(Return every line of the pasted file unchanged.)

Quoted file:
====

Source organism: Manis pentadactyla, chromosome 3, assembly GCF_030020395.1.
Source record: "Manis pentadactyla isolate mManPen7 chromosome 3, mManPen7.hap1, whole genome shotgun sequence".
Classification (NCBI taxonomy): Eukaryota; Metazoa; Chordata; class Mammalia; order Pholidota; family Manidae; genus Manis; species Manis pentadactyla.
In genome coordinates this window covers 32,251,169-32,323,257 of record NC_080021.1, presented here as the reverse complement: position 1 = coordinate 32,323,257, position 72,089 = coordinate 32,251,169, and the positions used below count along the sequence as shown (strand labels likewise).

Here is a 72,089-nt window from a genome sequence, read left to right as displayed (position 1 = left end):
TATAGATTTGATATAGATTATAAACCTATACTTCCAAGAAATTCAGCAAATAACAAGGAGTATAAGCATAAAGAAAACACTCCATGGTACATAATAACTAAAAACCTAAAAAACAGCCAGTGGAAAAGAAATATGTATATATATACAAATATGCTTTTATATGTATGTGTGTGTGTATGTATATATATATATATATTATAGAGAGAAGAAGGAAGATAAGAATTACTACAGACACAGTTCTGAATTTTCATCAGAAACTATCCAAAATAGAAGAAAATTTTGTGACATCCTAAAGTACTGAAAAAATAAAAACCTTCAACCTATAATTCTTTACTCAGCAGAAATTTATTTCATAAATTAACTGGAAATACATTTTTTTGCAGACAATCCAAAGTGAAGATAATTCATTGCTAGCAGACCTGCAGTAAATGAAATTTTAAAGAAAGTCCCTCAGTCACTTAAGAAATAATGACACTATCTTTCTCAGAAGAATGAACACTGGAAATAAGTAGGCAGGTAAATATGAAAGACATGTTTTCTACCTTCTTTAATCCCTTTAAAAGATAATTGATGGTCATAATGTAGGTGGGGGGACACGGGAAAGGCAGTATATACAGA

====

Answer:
Source organism: Manis pentadactyla, chromosome 3, assembly GCF_030020395.1.
Source record: "Manis pentadactyla isolate mManPen7 chromosome 3, mManPen7.hap1, whole genome shotgun sequence".
Classification (NCBI taxonomy): Eukaryota; Metazoa; Chordata; class Mammalia; order Pholidota; family Manidae; genus Manis; species Manis pentadactyla.
In genome coordinates this window covers 32,251,169-32,323,257 of record NC_080021.1, presented here as the reverse complement: position 1 = coordinate 32,323,257, position 72,089 = coordinate 32,251,169, and the positions used below count along the sequence as shown (strand labels likewise).

Here is a 72,089-nt window from a genome sequence, read left to right as displayed (position 1 = left end):
TATAGATTTGATATAGATTATAAACCTATACTTCCAAGAAATTCAGCAAATAACAAGGAGTATAAGCATAAAGAAAACACTCCATGGTACATAATAACTAAAAACCTAAAAAACAGCCAGTGGAAAAGAAATATGTATATATATACAAATATGCTTTTATATGTATGTGTGTGTGTATGTATATATATATATATATTATAGAGAGAAGAAGGAAGATAAGAATTACTACAGACACAGTTCTGAATTTTCATCAGAAACTATCCAAAATAGAAGAAAATTTTGTGACATCCTAAAGTACTGAAAAAATAAAAACCTTCAACCTATAATTCTTTACTCAGCAGAAATTTATTTCATAAATTAACTGGAAATACATTTTTTTGCAGACAATCCAAAGTGAAGATAATTCATTGCTAGCAGACCTGCAGTAAATGAAATTTTAAAGAAAGTCCCTCAGTCACTTAAGAAATAATGACACTATCTTTCTCAGAAGAATGAACACTGGAAATAAGTAGGCAGGTAAATATGAAAGACATGTTTTCTACCTTCTTTAATCCCTTTAAAAGATAATTGATGGTCATAATGTAGGTGGGGGGACACGGGAAAGGCAGTATATACAGA